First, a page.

Baseline (typography)

This article is about typography. For other uses, see Baseline (disambiguation).

In European and West Asian typography and penmanship, the baseline is the line upon which most letters "sit" and below which descenders extend.

In the example to the right, the letter 'p' has a descender; the other letters sit on the (red) baseline.

Most, though not all, typefaces are similar in the following ways as regards the baseline:

The vertical distance of the base lines of consecutive lines in a paragraph is also known as line height or leading, although the latter can also refer to the baseline distance minus the font size.

Northern Brahmic scripts have a characteristic hanging baseline; the letters are aligned to the top of the writing line, marked by an overbar, with diacritics extending above the baseline.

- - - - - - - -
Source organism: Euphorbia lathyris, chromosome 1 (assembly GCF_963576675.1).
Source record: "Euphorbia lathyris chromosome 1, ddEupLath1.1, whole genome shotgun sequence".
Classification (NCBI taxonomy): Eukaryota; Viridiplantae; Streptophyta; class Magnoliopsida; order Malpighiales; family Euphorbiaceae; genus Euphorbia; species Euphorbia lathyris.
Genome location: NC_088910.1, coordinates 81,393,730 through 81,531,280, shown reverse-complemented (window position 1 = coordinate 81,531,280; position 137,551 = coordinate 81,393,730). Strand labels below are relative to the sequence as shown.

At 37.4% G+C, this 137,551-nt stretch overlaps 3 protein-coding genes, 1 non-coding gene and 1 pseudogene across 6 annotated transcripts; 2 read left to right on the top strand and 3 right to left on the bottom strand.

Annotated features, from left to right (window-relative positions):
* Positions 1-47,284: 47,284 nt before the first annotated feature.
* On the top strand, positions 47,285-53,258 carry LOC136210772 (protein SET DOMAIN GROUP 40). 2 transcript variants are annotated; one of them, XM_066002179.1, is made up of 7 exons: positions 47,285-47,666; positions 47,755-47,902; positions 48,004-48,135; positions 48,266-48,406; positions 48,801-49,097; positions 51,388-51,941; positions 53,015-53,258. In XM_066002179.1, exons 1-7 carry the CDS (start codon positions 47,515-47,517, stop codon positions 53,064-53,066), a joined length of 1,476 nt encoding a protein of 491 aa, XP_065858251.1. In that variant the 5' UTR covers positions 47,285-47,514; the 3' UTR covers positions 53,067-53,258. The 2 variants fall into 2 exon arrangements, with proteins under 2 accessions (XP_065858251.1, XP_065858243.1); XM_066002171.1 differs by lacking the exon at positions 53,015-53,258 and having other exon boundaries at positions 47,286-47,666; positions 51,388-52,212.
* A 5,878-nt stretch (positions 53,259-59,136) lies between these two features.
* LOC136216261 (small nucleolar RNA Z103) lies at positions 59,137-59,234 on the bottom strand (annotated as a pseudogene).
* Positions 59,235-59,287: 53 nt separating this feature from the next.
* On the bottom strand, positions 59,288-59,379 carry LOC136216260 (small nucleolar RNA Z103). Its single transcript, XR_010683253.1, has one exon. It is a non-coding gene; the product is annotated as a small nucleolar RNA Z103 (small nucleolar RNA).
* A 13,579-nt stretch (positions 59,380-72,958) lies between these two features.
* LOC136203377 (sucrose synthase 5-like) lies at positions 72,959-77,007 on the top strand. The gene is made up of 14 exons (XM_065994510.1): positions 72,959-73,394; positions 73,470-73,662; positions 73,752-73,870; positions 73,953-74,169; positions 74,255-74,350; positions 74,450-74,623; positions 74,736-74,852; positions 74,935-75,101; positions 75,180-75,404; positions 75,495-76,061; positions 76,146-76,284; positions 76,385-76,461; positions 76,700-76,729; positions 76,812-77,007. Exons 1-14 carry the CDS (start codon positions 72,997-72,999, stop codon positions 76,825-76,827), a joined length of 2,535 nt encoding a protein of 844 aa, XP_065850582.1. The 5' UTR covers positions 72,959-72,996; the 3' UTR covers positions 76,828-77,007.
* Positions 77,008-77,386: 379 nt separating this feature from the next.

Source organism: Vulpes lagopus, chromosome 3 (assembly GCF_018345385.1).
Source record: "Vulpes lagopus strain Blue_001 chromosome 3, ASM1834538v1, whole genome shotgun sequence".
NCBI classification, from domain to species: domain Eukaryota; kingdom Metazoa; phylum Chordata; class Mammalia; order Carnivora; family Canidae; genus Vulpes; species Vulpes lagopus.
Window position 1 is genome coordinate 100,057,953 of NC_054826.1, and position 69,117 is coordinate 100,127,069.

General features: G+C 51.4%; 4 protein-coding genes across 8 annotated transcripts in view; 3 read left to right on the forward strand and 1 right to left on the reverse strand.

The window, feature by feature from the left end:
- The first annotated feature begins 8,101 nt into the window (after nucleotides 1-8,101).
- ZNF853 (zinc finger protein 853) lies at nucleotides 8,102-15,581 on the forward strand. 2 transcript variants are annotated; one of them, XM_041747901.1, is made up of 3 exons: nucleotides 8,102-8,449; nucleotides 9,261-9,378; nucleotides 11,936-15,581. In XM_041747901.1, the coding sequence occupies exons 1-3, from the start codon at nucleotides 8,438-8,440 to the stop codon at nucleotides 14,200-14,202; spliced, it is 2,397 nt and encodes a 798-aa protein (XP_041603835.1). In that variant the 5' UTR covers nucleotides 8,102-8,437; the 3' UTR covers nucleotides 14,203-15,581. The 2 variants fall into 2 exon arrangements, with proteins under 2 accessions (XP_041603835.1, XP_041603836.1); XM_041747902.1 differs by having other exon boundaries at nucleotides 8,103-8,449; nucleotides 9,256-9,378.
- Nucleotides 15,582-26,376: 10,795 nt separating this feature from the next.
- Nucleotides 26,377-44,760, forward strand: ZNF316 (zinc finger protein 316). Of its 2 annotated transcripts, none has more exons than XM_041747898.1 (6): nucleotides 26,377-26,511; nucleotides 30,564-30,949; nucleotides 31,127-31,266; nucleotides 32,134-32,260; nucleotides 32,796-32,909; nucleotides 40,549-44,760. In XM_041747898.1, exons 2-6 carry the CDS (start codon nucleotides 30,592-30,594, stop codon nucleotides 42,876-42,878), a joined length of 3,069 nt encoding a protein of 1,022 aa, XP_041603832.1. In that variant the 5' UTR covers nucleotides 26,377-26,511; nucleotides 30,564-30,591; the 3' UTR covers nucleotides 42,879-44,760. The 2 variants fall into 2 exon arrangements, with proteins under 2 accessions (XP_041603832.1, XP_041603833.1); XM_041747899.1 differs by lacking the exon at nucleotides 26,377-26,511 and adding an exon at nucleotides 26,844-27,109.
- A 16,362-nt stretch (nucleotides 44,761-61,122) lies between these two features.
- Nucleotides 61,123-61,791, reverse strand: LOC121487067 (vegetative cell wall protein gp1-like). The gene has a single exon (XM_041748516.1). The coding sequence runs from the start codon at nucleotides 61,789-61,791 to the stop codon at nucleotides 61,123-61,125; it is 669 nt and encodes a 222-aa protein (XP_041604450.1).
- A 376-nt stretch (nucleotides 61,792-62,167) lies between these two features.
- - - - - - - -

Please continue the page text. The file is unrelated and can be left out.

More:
East Asian scripts have no baseline; each glyph sits in a square box, with neither ascenders nor descenders. When mixed with scripts with a low baseline, East Asian characters should be set so that the bottom of the character is between the baseline and the descender height.

See also


This article is issued from Wikipedia - version of the 12/9/2015. The text is available under the Creative Commons Attribution/Share Alike but additional terms may apply for the media files.